To get information on Nancy Vorhees, Randall sends out a new "reporter", the curvaceous Kitty Carmody (Ona Munson). Kitty's journalistic abilities seem to consist of sweet-talking men into giving her the story she needs. Randall also calls upon one T. Vernon Isopod, played by none other than Boris Karloff (not too long after filming this role, Boris would be hired to play Frankenstein's Monster). The slimy, unctuous Isopod was kicked out of divinity school, and now uses his religious "knowledge" into conning people into thinking he is a man of the cloth.

The present-day address of Nancy Vorhees is discovered--she is now Mrs. Michael Townsend. We are then introduced to Nancy (Frances Starr), her husband (H. B. Warner), her daughter Jenny (Marian Marsh), and Jenny's fiancee Phillip Weeks (Anthony Bushell). The Townsends are shown to be a pleasant, ordinary family who live in a modest apartment (some viewers may think them to be too goody-goody....but this was probably done to contrast them with the overbearing staff of the Gazette). The Townsends find out that the Gazette is planning to run a series on the Nancy Vorhees case, which greatly worries them, since Jenny has no idea about her mother's past, and does not even know that Michael Townsend is not her real father. Isopod worms his way into the Townsend home by pretending he is a minister (when Randall first sees Isopod dressed as a man of God, the editor exclaims, "You're the most blasphemous looking thing I've ever seen! It's a miracle you've not been struck dead!"). Isopod finds out that Jenny is getting married to Phillip, and gets a picture of the girl from her mother ("...for the church files"). The Townsends wonder why a minister from their local church would not know the names of a couple to be married there soon...and they then realize they may have made a terrible mistake in talking to Isopod.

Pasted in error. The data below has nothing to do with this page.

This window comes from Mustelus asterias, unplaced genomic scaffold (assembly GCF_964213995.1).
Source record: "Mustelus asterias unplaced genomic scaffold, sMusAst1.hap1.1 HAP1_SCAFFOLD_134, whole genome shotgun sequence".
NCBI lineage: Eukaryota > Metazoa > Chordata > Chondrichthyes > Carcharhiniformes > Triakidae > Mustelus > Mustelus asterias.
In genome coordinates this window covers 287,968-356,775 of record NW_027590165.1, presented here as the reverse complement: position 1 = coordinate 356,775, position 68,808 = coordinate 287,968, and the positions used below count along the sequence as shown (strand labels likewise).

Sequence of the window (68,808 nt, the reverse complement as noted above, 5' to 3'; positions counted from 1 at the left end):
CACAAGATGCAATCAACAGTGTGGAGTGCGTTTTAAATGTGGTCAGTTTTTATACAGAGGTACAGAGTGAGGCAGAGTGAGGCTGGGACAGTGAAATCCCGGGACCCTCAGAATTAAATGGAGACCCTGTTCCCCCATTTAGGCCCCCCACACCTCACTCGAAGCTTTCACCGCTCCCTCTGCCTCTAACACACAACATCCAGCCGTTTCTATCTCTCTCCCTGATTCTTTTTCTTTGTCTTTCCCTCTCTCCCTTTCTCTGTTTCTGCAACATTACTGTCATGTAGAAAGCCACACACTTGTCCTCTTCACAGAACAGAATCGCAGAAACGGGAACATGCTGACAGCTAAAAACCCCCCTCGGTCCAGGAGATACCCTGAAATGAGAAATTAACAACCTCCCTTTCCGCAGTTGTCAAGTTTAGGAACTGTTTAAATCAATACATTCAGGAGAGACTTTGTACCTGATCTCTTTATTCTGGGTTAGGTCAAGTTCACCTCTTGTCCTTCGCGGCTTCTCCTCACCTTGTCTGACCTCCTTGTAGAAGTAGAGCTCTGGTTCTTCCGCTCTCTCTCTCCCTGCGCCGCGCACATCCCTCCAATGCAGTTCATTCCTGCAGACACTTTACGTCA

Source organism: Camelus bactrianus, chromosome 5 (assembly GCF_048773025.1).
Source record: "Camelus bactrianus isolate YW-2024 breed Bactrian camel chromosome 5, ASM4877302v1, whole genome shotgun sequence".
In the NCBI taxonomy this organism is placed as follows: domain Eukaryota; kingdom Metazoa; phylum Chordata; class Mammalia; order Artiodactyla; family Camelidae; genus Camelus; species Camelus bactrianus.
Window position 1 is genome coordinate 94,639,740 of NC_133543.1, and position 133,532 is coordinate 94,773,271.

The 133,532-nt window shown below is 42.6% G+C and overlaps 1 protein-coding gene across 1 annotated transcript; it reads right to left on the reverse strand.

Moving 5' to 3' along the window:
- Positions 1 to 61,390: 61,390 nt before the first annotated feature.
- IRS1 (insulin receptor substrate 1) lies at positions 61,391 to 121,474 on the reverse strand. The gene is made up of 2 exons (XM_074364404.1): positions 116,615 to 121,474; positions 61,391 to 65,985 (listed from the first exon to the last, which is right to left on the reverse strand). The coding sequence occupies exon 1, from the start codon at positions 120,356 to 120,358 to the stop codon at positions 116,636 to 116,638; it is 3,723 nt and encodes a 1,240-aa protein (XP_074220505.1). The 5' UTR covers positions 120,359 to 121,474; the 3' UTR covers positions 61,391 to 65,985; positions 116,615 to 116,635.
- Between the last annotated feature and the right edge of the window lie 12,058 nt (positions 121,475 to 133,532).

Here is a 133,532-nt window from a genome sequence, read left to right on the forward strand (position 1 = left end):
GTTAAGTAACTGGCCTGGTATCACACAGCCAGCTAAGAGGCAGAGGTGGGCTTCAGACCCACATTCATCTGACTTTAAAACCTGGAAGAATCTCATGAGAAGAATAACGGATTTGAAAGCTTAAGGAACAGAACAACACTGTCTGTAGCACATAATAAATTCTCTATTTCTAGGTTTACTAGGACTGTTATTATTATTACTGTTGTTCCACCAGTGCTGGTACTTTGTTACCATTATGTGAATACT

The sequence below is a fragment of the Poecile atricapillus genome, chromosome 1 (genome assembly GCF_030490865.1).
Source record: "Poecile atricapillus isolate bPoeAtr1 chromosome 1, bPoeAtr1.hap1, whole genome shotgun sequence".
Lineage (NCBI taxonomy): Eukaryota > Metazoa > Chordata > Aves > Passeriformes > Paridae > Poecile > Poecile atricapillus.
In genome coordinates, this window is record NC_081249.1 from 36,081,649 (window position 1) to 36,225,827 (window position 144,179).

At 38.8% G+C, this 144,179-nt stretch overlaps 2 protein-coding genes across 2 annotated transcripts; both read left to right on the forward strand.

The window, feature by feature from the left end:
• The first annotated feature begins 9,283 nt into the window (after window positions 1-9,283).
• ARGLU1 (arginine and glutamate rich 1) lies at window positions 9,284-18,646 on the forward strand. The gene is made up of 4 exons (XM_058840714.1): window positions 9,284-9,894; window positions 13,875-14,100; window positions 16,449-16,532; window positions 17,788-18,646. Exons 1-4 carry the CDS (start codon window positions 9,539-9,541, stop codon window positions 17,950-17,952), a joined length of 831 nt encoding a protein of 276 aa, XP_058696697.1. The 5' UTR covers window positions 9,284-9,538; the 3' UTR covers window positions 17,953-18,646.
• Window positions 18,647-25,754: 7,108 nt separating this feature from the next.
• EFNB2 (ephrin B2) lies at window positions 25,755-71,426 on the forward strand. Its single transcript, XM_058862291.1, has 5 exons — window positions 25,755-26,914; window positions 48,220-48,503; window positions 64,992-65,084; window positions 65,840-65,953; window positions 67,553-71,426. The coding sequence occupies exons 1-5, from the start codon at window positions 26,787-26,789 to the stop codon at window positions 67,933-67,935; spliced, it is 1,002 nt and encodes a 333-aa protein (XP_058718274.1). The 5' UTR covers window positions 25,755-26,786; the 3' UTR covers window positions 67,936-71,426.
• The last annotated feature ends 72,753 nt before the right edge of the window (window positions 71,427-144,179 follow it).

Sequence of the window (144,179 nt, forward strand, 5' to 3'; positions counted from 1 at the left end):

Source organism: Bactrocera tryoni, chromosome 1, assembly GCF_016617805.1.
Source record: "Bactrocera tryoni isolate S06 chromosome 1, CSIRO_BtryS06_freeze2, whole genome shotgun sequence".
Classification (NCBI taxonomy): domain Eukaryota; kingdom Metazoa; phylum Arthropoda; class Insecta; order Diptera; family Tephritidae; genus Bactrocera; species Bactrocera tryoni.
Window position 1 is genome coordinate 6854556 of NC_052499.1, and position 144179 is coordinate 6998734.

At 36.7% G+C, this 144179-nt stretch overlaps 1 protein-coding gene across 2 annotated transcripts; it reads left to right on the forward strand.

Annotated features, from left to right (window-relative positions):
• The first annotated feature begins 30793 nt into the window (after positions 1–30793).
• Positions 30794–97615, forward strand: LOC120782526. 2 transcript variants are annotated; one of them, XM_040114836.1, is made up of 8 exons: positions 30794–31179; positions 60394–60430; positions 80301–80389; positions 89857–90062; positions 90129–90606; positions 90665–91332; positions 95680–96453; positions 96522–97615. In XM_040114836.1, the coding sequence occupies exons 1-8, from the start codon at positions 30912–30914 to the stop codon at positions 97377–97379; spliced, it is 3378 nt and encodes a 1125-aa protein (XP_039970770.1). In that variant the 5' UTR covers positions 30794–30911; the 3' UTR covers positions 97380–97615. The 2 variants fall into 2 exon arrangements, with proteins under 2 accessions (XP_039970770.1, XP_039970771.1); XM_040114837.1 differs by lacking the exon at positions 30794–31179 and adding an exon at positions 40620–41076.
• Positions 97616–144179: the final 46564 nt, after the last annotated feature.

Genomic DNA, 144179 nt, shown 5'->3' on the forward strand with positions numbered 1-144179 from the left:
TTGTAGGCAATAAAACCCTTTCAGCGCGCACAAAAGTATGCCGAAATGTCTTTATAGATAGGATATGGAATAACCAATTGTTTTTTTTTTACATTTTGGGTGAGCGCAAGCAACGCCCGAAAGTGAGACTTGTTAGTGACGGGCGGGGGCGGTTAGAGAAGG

When Randall finds out that Nancy Vorhees' daughter is going to be married--and to a young man from a high-class family, no less--he pushes the story even harder. Miss Taylor, who acts as Randall's conscience, tries to get him to stop the stories, but to no avail. The Townsends find out that Isopod was a fake, and Phillip's parents show up, demanding that the Townsends call the wedding off. Mr. Townsend decides to go to his church to ask his minister if he can appeal to the Gazette from running the stories. While he is out, Nancy calls the Gazette personally, begging to talk to anyone in charge. Nancy is constantly put off by both Hinchecliffe and Randall (in a nice touch, director Mervyn LeRoy uses split-screens and even triple-screens to visualize the various telephone conversations). When Nancy realizes that the paper will not stop the stories, and her daughter's wedding will be ruined, she commits suicide by taking poison.

Mr. Townsend returns to find his wife dead in the bathroom. Jenny and Phillip arrive, and in a devastating scene to watch, Townsend manages to prevent the young couple from finding out about Nancy's death. After he sends them out (telling them "I'm going to join Mother"), Townsend also commits suicide. Kitty Carmody, with a Gazette photographer in tow, sneaks into the apartment, and finds the bodies of the Townsends. Kitty doesn't call the police....she calls the paper, and yells at her shaken colleague to start taking pictures.